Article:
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Will New England States (Like Maine) Again Have A Republican in Congress?

October 28, 2014

There are many reasons to be watching and waiting as the election returns are counted and reported next week.  One of the hopes for the GOP is that they can again have at least a couple Republican congresspeople from the New England states.

Not a single Republican represents a New England state in the House, contributing to the region’s reputation as a bastion of liberalism. But this year, independent analysts say, Republicans have a shot at picking up as many as six seats in Maine, Massachusetts, Connecticut and New Hampshire.

Maine’s second congressional district, which comprises a large swath of the central and northern part of the state, represents another opportunity for the GOP. The Cook Political Report recently moved the race from “leans Democratic’’ into the more competitive “tossup” category.

It is that race in Maine that I have been following and like so many other elections around the nation this one is a dead-heat.  This morning the latest numbers on the race were released and show every vote will count in this match-up between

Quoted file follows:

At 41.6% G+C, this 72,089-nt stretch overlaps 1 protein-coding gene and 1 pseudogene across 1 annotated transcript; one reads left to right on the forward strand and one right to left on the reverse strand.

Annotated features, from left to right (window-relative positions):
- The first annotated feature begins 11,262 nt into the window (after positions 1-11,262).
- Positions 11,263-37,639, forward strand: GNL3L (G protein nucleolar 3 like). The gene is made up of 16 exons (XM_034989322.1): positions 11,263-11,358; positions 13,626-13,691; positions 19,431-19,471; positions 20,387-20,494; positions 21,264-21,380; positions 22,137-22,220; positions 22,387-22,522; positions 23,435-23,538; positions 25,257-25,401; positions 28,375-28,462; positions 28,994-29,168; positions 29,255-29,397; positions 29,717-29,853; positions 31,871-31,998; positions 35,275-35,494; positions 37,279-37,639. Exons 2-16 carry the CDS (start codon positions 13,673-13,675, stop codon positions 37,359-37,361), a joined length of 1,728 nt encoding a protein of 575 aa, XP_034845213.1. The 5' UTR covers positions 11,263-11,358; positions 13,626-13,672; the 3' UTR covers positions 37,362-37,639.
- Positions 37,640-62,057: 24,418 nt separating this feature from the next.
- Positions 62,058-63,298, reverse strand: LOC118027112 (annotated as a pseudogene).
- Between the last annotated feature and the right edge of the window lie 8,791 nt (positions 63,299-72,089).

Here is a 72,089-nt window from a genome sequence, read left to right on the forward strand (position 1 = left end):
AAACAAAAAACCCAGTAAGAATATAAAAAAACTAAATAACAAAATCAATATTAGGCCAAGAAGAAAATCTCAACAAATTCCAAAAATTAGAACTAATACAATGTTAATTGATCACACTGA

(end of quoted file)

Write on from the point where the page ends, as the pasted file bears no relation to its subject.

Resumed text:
Republican Bruce Poliquin has inched closer to Democrat Emily Cain in the race for Maine’s 2nd Congressional District, according to a poll released Tuesday by a Portland firm.

A survey of 186 voters by Pan Atlantic SMS Group gave Cain, a state senator from Orono, 39 percent support to 38 percent for Poliquin, a former state treasurer from Oakland. 

Independent conservative Blaine Richardson of Belfast got 8 percent, with 16 percent undecided.

That sample size isn’t ideal, with an error margin of approximately 7 percent. But Poliquin has moved up since Pan Atlantic polled the race last month. Then, Cain led Poliquin with 36 percent of support to 32 percent for Poliquin. Richardson got 6 percent.

However, other results have put Poliquin slightly ahead in the race to replace U.S. Rep. Mike Michaud, a Democrat running for governor.

As might be expected the national health care issue is playing out in this race and guess what the conservative Republican candidate is wishing to happen?

The context: The 2nd District has long had higher rates of people without health insurance than the rest of Maine. According to Census estimates for 2013, 85,000 people were uninsured there, about 8,000 more than in the 1st District.

Cain is a supporter of the health care law and, like many in her party, would support a single-payer, universal health care system.

“We have great models, whether it’s in veterans’ benefits in health care or in Medicare itself,” she said at a debate during the primary season. “We have models that show us when more people are covered, costs are lower.”

Poliquin has called for repeal of the health care law, but he has said he supports parts of it.

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